Dev Talks: How to Make Good AnimationsWe are getting 62 FPS: that is very smooth!

If you have made it this far, good job! Now you are ready to start practicing and bringing to life everything your mind is capable of imagining.

More Resources

If this article has piqued your interest in animation or convinced you to try UI animation in your web development, you’re in luck. The internet is full of powerful resources -- like this article on moving elements or this one on performance evaluation -- and Jobsity’s team of top LATAM developers is standing by to talk UI needs, web development, or animation itself. Just reach out and ask; we love to connect and would be honored to help!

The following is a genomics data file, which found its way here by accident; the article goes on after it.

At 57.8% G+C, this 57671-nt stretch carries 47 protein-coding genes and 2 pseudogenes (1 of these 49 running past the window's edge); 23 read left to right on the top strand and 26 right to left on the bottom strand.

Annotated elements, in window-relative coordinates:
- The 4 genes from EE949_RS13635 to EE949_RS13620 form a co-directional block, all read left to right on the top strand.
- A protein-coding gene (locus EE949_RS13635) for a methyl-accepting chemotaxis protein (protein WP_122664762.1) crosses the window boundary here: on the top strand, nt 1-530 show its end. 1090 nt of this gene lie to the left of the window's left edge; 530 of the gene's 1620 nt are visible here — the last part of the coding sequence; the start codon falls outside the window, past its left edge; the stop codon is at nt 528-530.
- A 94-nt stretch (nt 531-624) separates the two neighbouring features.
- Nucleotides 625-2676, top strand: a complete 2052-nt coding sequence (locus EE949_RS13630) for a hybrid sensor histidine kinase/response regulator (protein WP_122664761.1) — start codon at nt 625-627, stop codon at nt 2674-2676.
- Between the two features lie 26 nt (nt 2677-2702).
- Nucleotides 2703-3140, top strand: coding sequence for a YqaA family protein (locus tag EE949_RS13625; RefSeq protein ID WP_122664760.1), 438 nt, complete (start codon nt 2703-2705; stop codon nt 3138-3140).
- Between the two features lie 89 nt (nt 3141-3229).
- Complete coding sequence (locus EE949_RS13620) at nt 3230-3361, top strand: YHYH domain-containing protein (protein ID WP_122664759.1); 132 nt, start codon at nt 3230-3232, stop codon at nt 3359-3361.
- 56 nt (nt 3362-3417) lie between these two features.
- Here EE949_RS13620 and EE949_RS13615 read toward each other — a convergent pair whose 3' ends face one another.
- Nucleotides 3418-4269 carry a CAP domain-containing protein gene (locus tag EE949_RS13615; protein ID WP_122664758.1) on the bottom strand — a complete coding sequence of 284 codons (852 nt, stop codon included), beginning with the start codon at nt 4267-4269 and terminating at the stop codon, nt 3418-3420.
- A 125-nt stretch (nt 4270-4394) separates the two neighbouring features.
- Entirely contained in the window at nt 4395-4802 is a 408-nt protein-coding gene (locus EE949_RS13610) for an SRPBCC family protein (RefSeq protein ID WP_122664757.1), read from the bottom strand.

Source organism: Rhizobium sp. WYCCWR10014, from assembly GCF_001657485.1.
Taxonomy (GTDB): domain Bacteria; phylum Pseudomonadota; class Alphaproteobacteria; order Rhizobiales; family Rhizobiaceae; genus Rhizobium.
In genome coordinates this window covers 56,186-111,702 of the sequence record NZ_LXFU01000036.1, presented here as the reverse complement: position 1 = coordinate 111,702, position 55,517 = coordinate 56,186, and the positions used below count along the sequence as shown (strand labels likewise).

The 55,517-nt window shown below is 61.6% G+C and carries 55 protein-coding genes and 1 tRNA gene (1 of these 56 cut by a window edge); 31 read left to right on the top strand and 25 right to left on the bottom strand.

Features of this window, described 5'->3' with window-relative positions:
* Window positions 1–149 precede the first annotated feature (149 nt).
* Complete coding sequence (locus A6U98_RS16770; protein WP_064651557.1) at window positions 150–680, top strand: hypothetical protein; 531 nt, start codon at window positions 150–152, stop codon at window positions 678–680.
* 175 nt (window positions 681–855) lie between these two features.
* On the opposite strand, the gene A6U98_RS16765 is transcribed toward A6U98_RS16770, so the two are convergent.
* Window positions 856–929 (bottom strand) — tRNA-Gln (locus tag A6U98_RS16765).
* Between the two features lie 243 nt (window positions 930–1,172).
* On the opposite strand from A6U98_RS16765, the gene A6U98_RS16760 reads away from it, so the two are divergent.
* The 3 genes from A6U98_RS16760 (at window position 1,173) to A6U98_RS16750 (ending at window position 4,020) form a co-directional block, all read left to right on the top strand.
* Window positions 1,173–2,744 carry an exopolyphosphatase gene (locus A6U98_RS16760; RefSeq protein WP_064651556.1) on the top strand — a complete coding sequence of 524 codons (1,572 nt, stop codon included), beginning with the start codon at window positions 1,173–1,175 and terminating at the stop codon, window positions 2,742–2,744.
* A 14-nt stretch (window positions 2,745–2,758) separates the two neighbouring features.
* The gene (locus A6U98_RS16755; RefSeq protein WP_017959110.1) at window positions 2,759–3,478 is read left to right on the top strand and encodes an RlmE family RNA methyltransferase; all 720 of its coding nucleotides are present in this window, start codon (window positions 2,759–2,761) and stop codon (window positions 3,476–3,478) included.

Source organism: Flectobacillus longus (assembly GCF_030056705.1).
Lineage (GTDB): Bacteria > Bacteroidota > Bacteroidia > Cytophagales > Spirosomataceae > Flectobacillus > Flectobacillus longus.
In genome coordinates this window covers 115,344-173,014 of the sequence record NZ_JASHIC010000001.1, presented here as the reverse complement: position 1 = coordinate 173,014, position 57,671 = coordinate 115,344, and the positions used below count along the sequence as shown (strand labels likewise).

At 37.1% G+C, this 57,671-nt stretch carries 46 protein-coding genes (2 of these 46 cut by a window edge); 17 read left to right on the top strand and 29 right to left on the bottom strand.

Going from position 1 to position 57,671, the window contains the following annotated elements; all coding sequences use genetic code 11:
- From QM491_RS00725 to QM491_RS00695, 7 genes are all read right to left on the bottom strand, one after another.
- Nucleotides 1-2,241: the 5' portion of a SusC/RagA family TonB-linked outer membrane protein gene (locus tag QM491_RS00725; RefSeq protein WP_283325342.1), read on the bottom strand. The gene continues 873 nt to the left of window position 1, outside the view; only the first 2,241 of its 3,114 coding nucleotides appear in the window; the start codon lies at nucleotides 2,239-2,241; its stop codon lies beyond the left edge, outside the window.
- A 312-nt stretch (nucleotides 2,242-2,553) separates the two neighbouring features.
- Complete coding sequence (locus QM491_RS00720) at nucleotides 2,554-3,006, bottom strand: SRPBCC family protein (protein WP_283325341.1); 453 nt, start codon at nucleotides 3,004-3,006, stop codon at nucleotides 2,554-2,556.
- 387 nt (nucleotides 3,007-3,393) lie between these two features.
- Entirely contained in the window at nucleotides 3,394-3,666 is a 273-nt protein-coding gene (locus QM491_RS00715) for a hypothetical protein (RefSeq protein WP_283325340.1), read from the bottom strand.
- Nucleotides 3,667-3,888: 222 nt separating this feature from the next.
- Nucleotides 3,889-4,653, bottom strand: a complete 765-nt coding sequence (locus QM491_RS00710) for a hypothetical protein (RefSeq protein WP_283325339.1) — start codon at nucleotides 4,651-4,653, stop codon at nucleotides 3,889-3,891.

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Written by Santiago Castro

With over +16 years of experience in the technology and software industry and +12 of those years at Jobsity, Santi has performed a variety of roles including UX/UI web designer, senior front-end developer, technical project manager, and account manager. Wearing all of these hats has provided him with a wide range of expertise and the ability to manage teams, create solutions, and understand industry needs. At present, he runs the Operations Department at Jobsity, creating a high-level strategy for the company's success and leading a team of more than 400 professionals in their work on major projects.